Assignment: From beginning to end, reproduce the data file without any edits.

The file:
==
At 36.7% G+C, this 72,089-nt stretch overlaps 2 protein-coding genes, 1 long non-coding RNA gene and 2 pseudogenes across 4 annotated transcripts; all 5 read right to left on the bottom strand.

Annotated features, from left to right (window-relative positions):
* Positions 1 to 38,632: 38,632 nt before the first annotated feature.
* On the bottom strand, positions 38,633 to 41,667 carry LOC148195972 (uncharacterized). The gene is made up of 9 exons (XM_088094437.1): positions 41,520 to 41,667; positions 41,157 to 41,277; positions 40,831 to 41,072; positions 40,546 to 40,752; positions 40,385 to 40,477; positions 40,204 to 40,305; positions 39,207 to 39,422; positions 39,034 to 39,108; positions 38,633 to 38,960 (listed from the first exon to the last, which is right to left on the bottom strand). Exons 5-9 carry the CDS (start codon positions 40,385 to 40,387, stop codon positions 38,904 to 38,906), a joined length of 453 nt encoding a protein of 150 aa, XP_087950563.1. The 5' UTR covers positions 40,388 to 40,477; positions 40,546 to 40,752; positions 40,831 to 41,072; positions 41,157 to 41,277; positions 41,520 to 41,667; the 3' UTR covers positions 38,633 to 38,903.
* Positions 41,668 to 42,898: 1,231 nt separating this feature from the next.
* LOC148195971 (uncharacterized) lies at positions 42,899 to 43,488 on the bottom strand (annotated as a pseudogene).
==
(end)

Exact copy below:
At 36.7% G+C, this 72,089-nt stretch overlaps 2 protein-coding genes, 1 long non-coding RNA gene and 2 pseudogenes across 4 annotated transcripts; all 5 read right to left on the bottom strand.

Annotated features, from left to right (window-relative positions):
* Positions 1 to 38,632: 38,632 nt before the first annotated feature.
* On the bottom strand, positions 38,633 to 41,667 carry LOC148195972 (uncharacterized). The gene is made up of 9 exons (XM_088094437.1): positions 41,520 to 41,667; positions 41,157 to 41,277; positions 40,831 to 41,072; positions 40,546 to 40,752; positions 40,385 to 40,477; positions 40,204 to 40,305; positions 39,207 to 39,422; positions 39,034 to 39,108; positions 38,633 to 38,960 (listed from the first exon to the last, which is right to left on the bottom strand). Exons 5-9 carry the CDS (start codon positions 40,385 to 40,387, stop codon positions 38,904 to 38,906), a joined length of 453 nt encoding a protein of 150 aa, XP_087950563.1. The 5' UTR covers positions 40,388 to 40,477; positions 40,546 to 40,752; positions 40,831 to 41,072; positions 41,157 to 41,277; positions 41,520 to 41,667; the 3' UTR covers positions 38,633 to 38,903.
* Positions 41,668 to 42,898: 1,231 nt separating this feature from the next.
* LOC148195971 (uncharacterized) lies at positions 42,899 to 43,488 on the bottom strand (annotated as a pseudogene).